Earth’s magnetic field surrounds our planet like an invisible force field – protecting life from harmful solar radiation by deflecting charged particles away. Far from being constant, this field is continuously changing. Indeed, our planet’s history includes at least several hundred global magnetic reversals, where north and south magnetic poles swap places. So when’s the next one happening and how will it affect life on Earth?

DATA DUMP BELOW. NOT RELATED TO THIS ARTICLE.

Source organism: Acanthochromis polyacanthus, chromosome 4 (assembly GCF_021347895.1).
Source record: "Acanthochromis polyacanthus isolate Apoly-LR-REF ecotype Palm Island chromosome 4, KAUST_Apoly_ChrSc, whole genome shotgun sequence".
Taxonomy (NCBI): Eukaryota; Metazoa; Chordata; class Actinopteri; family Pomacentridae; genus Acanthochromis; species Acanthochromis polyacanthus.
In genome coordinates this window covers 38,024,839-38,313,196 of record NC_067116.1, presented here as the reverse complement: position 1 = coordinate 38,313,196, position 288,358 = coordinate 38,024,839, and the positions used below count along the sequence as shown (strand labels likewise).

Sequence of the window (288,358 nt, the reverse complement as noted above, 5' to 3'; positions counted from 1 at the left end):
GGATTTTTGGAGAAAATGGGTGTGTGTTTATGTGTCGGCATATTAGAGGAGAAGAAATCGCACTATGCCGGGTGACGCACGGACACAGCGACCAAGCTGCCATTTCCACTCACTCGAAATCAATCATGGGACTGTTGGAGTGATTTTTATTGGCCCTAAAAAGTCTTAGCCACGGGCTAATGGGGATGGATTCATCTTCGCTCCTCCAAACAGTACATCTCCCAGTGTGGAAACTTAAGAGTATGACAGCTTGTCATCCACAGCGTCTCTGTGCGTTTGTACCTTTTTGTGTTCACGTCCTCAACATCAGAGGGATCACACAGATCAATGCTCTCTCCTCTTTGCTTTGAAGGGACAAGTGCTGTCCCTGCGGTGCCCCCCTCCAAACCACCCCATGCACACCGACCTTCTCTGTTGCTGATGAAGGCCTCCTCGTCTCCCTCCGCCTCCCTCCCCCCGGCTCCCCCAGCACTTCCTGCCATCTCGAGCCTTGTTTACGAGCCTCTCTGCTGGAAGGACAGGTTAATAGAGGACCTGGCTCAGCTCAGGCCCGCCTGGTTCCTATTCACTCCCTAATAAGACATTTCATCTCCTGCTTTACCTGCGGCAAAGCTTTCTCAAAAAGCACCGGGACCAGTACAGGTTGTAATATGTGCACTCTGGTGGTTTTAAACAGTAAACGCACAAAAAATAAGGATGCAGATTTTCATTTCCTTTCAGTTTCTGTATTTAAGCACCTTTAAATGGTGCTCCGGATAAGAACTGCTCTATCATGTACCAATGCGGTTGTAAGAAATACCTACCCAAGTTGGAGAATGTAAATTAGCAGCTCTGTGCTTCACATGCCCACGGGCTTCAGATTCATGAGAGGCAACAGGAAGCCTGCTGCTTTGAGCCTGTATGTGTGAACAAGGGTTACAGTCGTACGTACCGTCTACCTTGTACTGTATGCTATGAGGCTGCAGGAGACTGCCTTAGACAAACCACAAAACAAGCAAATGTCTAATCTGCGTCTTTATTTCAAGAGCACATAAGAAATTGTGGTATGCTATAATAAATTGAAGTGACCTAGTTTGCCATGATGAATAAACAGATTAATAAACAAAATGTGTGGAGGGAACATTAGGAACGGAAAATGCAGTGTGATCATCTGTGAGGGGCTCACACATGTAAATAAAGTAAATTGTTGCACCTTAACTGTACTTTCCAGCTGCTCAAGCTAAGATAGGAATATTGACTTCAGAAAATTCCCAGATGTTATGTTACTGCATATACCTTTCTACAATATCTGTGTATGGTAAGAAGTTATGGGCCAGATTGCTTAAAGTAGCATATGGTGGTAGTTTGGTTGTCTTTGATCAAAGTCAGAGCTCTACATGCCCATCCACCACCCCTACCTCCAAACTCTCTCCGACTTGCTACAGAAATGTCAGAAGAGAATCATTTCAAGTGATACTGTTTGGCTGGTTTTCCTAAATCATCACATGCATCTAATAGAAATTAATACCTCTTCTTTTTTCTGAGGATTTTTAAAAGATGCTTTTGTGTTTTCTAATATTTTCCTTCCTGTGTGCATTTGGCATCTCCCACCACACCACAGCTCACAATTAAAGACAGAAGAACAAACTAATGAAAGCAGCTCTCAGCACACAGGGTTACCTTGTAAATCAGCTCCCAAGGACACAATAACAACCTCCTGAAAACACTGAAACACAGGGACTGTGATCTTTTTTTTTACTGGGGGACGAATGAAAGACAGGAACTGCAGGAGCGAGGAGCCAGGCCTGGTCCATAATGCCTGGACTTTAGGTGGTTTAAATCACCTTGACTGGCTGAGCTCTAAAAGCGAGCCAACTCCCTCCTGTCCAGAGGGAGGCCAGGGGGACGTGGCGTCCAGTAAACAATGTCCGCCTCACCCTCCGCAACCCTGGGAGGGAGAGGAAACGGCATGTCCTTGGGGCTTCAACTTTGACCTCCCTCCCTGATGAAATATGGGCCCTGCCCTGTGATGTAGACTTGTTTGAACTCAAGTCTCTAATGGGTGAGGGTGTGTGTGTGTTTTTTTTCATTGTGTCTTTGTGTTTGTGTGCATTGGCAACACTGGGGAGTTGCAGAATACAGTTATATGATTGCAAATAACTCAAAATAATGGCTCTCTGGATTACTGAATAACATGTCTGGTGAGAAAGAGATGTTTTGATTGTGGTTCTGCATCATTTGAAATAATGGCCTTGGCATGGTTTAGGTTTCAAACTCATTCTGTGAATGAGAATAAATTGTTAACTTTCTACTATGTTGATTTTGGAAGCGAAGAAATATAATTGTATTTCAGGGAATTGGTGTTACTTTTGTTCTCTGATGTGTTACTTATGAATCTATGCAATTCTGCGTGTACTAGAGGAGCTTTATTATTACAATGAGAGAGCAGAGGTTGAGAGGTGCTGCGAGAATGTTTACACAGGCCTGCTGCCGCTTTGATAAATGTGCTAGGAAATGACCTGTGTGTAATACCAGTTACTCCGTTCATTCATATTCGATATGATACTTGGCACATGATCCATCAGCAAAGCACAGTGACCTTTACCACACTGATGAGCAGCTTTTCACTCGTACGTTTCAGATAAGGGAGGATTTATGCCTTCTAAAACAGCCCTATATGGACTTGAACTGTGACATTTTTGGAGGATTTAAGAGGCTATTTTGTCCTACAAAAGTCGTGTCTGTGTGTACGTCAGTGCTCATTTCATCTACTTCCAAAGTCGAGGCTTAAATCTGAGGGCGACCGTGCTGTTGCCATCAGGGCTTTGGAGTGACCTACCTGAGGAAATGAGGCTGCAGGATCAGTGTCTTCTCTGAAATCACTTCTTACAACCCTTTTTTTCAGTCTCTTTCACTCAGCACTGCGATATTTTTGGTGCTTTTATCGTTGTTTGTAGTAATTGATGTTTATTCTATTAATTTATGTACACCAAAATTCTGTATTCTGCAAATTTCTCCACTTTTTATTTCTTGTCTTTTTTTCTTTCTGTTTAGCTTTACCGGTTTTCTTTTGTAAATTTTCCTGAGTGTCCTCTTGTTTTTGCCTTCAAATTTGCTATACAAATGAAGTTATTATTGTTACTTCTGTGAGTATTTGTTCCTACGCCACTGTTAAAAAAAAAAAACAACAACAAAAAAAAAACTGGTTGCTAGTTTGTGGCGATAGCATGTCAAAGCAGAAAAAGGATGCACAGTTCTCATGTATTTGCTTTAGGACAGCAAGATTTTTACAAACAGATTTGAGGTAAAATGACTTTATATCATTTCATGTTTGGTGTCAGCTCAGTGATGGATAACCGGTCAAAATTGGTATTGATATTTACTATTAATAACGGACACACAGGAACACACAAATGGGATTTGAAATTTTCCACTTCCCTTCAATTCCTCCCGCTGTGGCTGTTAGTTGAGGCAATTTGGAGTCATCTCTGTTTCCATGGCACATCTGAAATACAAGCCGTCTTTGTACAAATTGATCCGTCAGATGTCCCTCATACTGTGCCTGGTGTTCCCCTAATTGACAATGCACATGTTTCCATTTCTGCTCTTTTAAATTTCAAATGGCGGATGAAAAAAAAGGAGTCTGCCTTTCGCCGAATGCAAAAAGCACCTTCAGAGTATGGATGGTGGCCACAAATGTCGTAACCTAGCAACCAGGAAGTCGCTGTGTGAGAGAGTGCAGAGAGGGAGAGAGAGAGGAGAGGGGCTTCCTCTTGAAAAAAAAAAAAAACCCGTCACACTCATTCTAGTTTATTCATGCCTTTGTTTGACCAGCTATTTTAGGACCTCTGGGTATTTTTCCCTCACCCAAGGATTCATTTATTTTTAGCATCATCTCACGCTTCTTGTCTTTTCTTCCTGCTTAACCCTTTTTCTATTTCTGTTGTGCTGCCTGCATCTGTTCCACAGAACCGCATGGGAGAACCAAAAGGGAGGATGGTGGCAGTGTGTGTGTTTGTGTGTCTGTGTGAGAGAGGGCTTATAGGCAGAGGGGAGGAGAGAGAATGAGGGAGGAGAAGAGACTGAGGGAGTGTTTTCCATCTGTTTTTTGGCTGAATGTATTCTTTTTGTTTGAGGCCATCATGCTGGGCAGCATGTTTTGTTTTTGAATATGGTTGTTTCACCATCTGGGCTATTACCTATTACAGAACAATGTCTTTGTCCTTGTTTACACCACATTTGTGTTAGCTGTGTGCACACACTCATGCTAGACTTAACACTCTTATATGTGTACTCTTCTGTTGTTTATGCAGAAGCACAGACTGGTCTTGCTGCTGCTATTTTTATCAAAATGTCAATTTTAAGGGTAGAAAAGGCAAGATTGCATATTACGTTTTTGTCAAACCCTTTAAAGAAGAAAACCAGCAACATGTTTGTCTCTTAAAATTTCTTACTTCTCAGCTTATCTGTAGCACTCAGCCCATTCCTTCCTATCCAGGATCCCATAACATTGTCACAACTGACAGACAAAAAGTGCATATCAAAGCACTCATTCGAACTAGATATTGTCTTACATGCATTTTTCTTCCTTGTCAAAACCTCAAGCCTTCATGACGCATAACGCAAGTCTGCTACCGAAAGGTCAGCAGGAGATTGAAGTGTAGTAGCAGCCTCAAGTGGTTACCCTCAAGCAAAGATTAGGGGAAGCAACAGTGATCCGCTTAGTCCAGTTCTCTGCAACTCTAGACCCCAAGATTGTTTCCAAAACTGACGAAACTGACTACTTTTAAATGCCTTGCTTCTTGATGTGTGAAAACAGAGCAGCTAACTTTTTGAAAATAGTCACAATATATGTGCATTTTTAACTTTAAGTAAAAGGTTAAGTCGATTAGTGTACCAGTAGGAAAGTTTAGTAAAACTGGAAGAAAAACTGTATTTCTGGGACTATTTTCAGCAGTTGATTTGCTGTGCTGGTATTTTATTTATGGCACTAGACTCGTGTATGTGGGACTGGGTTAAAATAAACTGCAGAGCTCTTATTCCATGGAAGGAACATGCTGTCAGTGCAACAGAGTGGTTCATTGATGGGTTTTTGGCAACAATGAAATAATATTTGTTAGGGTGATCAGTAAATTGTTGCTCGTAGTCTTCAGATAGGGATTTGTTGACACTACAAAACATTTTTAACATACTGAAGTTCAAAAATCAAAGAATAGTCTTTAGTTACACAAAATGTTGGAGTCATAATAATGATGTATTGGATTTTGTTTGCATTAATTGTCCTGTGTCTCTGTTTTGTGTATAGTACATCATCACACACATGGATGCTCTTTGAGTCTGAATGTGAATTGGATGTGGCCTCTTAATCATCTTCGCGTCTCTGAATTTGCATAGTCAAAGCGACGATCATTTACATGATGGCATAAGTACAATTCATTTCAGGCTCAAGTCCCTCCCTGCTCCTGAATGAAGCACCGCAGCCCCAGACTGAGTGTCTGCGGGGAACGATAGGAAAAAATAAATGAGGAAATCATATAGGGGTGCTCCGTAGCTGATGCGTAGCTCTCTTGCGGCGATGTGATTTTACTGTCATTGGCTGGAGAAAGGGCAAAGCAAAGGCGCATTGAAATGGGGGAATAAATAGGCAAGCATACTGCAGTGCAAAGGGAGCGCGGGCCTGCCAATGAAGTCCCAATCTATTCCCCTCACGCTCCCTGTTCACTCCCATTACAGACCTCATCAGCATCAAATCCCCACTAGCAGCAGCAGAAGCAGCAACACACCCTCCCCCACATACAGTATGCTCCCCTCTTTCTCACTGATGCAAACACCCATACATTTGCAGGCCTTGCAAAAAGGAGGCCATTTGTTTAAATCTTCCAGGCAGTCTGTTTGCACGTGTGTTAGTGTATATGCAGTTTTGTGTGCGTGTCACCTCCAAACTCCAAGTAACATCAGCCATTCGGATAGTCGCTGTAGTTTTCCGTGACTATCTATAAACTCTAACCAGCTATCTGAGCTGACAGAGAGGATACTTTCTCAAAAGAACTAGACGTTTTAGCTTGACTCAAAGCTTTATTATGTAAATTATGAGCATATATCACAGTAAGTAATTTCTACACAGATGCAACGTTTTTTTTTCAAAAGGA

During a reversal the magnetic field won’t be zero, but will assume a weaker and more complex form. It may fall to 10 percent of the present-day strength and have magnetic poles at the equator or even the simultaneous existence of multiple ‘north’ and ‘south’ magnetic poles. Geomagnetic reversals occur a few times every million years on average. However, the interval between reversals is very irregular and can range up to tens of millions of years. READ MORE